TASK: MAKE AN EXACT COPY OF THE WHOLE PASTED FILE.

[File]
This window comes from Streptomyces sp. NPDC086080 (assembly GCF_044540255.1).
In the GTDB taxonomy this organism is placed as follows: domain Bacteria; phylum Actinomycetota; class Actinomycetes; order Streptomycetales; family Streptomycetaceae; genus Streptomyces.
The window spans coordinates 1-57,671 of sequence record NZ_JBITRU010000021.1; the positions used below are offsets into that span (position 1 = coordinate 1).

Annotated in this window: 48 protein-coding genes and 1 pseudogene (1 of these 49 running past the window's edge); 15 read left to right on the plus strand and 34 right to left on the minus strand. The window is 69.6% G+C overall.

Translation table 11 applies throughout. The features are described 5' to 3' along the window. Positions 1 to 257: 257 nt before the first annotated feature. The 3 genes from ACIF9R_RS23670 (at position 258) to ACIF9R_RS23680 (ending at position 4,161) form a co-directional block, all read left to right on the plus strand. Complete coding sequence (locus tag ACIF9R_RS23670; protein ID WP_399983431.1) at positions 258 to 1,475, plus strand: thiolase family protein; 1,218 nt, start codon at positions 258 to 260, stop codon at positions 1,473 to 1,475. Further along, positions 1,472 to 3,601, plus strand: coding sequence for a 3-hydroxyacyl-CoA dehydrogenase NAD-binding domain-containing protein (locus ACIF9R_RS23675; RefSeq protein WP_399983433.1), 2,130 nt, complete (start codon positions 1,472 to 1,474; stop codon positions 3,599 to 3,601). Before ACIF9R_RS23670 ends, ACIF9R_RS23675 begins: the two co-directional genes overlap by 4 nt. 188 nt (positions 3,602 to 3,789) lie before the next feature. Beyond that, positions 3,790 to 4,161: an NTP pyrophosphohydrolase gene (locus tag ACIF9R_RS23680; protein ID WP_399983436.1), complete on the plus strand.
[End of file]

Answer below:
This window comes from Streptomyces sp. NPDC086080 (assembly GCF_044540255.1).
In the GTDB taxonomy this organism is placed as follows: domain Bacteria; phylum Actinomycetota; class Actinomycetes; order Streptomycetales; family Streptomycetaceae; genus Streptomyces.
The window spans coordinates 1-57,671 of sequence record NZ_JBITRU010000021.1; the positions used below are offsets into that span (position 1 = coordinate 1).

Annotated in this window: 48 protein-coding genes and 1 pseudogene (1 of these 49 running past the window's edge); 15 read left to right on the plus strand and 34 right to left on the minus strand. The window is 69.6% G+C overall.

Translation table 11 applies throughout. The features are described 5' to 3' along the window. Positions 1 to 257: 257 nt before the first annotated feature. The 3 genes from ACIF9R_RS23670 (at position 258) to ACIF9R_RS23680 (ending at position 4,161) form a co-directional block, all read left to right on the plus strand. Complete coding sequence (locus tag ACIF9R_RS23670; protein ID WP_399983431.1) at positions 258 to 1,475, plus strand: thiolase family protein; 1,218 nt, start codon at positions 258 to 260, stop codon at positions 1,473 to 1,475. Further along, positions 1,472 to 3,601, plus strand: coding sequence for a 3-hydroxyacyl-CoA dehydrogenase NAD-binding domain-containing protein (locus ACIF9R_RS23675; RefSeq protein WP_399983433.1), 2,130 nt, complete (start codon positions 1,472 to 1,474; stop codon positions 3,599 to 3,601). Before ACIF9R_RS23670 ends, ACIF9R_RS23675 begins: the two co-directional genes overlap by 4 nt. 188 nt (positions 3,602 to 3,789) lie before the next feature. Beyond that, positions 3,790 to 4,161: an NTP pyrophosphohydrolase gene (locus tag ACIF9R_RS23680; protein ID WP_399983436.1), complete on the plus strand.